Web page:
The new God of War Ragnarök, out now on PS4 and PS5, deals with, as you might expect, clashes between gods and epic, end-of-the-world quests involving ancient prophecies and ruined temples. But before all that high-adventure tomfoolery, Ragnarök starts in a cold, dead world ravaged by an unending winter. And it’s here that two particularly sad moments involving dying animals might be too much for some to stomach, and which others might at least want to mentally prepare for. Here’s what to expect so you won’t be caught off guard.
Yes, to be clear: I’m going to spoil a few minor moments that happen early on in the game. Normally I don’t like writing about spoilers this soon after a game’s release, but I think it’s worth sharing this stuff now for folks out there—and I know some—who just can’t stand animal deaths in their media. Also, the moments I’m about to spoil are pretty minor and happen in the first hour of the game. No endgame spoilers lurk below. Just sadness.
The first gut punch in God of War Ragnarök involves a dog. (Like I said in the headline, rough stuff.) After you complete the game’s exciting and action-packed first segment, Kratos and Atreus return to their quaint wooden shack of a home and find that Fenrir, one of their wolves, is sick and dying. After trying to feed the pup Atreus realizes that Fenrir doesn’t have long and he comforts the large wolf as you watch him die in Atreus’ arms. No further spoilers, but this scene ends up being rather important in a way that likely won’t make up for the dog’s sad, slow death, but at least gives it more meaning.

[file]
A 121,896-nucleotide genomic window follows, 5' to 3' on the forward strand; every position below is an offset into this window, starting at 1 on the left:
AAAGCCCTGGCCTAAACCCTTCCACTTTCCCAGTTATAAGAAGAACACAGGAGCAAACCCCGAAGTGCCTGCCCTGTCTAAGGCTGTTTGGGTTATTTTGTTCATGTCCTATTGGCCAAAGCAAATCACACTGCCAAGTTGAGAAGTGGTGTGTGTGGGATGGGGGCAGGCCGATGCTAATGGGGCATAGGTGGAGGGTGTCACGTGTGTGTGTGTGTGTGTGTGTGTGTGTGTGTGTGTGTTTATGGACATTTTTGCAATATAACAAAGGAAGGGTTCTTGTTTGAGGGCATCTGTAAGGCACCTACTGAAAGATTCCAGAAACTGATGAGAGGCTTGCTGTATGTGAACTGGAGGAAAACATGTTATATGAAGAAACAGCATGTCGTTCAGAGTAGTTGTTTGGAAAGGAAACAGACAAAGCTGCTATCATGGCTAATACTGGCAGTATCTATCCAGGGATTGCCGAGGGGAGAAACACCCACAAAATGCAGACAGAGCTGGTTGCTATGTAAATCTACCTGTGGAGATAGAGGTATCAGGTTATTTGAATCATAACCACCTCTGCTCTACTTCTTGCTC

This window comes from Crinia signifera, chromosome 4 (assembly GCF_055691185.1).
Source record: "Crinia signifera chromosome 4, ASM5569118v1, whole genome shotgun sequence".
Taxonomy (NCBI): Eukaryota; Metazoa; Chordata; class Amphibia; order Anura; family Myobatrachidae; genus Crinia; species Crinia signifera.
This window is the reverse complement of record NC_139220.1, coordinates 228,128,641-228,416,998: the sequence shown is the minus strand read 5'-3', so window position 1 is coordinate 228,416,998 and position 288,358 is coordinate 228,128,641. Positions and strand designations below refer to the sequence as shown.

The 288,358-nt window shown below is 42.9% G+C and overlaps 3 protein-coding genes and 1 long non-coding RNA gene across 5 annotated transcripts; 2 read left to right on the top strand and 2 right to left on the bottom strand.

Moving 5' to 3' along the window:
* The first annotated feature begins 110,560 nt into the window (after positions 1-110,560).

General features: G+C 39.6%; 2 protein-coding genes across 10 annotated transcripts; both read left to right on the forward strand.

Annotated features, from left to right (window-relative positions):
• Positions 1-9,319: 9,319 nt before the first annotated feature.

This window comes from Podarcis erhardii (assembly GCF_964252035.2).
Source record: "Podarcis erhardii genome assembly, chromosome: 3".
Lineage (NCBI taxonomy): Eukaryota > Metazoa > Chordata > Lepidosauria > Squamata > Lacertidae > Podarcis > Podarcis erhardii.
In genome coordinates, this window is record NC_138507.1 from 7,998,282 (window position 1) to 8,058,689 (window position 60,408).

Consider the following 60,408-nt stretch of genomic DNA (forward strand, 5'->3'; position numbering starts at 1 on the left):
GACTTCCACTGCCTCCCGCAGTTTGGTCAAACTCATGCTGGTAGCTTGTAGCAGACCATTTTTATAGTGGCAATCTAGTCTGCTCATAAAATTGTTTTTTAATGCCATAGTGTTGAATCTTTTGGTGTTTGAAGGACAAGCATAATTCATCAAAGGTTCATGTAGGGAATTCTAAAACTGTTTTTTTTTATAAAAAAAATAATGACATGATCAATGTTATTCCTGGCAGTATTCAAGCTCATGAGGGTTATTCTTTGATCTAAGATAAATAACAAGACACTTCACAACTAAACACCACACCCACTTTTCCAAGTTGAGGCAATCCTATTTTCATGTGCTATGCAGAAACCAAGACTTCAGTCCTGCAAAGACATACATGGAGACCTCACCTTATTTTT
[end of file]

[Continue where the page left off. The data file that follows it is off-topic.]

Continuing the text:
Not long after that sad bit involving a sick dog, the other moment hits. After a series of events that I won’t spoil here, you discover that due to Atreus’ actions a mother bear has died. Now her two cubs stand near her, trying desperately to wake her up. One of the cubs even growls at Atreus and Kratos. This scene hits pretty hard, especially when it’s made clear the cubs will die. Fimbulwinter is bad. There’s little food and nasty ice zombies everywhere. Those cubs will likely curl up somewhere in the next few days and die.
There’s no cheery upside to this scene, either. Instead, Kratos uses it as a way to teach Atreus that all actions have consequences and you can’t go back and fix mistakes, even if you feel terrible about what you did. Maybe next time just hug the boy, dude.
I know some will roll their eyes at the idea of someone skipping a game or movie or show because it features a dog dying or a cat being killed. Or someone wanting to mentally prepare for specific, traumatic scenes. But people have every right to avoid stuff that might make them depressed or trigger some strong and painful memories. We live in a hard enough world, people deserve a break. Again, you don’t have to get content warnings and similar things to still understand that some people like them and that it doesn’t affect you to let these people avoid some specific media. That all said, I hope you enjoy Ragnarök. As I’ve said, it’s a great game…once you get past the sad start.